I can visualize the living room, as we sit around by the tree, in a daze of activity and wrapping paper and sheer joy before whisking you guys out to give dad the chance to clean up and to feed you guys breakfast. I can visualize hot chocolate being drunk and you talking a mile a minute about everything you got as my mom and dad arrive, as your Aunt Laura and Uncle Charlie come in with bags and boxes of even more gifts for you. Just as I have heard my nieces and nephews talk about their presents, I can see you jumping around searching for that willing ear who is going to listen to every detail of what you got, what you are going to do with it, and everything else that your excited self wants to share.

I imagine us sitting down to breakfast, to our traditional Christmas morning bagels, a tradition that existed before I was born and that has continued every year, without fail.  I imagine that whoever got the bagels this year will have stories to tell about the lines, has managed a few freshly baked, still warm bagels that you and your brother will get first dibs on.  I imagine that even if you were the very best eater, you are probably too excited to eat and I have to tell you a few times to stop and eat.

But, alas, that was the Christmas morning in my head, a great daydream, but not what happened.

We had a good Christmas, but when you visualize what life should have been like, what it should have looked like with you, it is hard to not hate the reality of a Christmas without you. Yes, we had presents, we had an excited kid who was bouncy and then passed out from exhaustion, we had our Christmas morning bagels, and all the rest, but without an older kid, one who understood exactly what was going on, it felt lacking and it made me miss you more than I do every other day of the year. And kiddo, man, do I miss you every day.

One of my biggest comforts is that the man who truly taught me to love Christmas was my grandfather, who turned into the biggest kid as soon as Thanksgiving came around and stayed that way until January 6, is up there with you. I hope that your great-grandfather or Buebi, as I called him, did all of those things for you and more, that he gave you tons of presents, played Christmas music sung by the greats like Nat King Cole, decorated beautifully, and that he loved you in only the way he could. Tell him that Christmas has come close, but has never been the same since he left us.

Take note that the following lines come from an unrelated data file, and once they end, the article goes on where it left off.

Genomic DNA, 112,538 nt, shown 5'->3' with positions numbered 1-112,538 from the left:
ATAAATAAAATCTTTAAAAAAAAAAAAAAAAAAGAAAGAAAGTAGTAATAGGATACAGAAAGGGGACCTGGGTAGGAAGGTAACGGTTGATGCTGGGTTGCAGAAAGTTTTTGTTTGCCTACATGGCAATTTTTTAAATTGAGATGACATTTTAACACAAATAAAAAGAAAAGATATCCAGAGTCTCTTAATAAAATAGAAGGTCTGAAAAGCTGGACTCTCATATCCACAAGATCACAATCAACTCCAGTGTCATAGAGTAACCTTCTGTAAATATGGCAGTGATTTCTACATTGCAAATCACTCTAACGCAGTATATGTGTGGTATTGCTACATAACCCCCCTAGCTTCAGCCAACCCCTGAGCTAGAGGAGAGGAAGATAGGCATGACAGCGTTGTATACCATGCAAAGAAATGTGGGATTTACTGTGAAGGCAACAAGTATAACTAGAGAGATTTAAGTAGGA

I hope that you were surrounded by your family in heaven: your other great-grandparents, your grandfather Al, who I never met, but who I am assured by everyone who knew him, is spoiling you, your Aunt Martha, my great-grandmother Cusa, who if you’re eating her bread, well, I am jealous! I hope that all of your other friends in heaven, the ones who have brought their moms and dads and your dad and I together, played and talked and ate and partied. And I hope you thought of us and looked down on us and saw all that we do to still remember you here, that you saw your little brother who is not quite at what I imagine is your speed, whether in talking or moving, but who is growing so quickly in front of us.

But, above all, my precious girl, I hope that you had an amazing Christmas and I hope you felt so loved.

Because that is what Christmas is about—being surrounded by those you love and who love you. And I know I felt it and I hope you did too.

Love you always and forever,

Mom

More on this topic:

Share this story!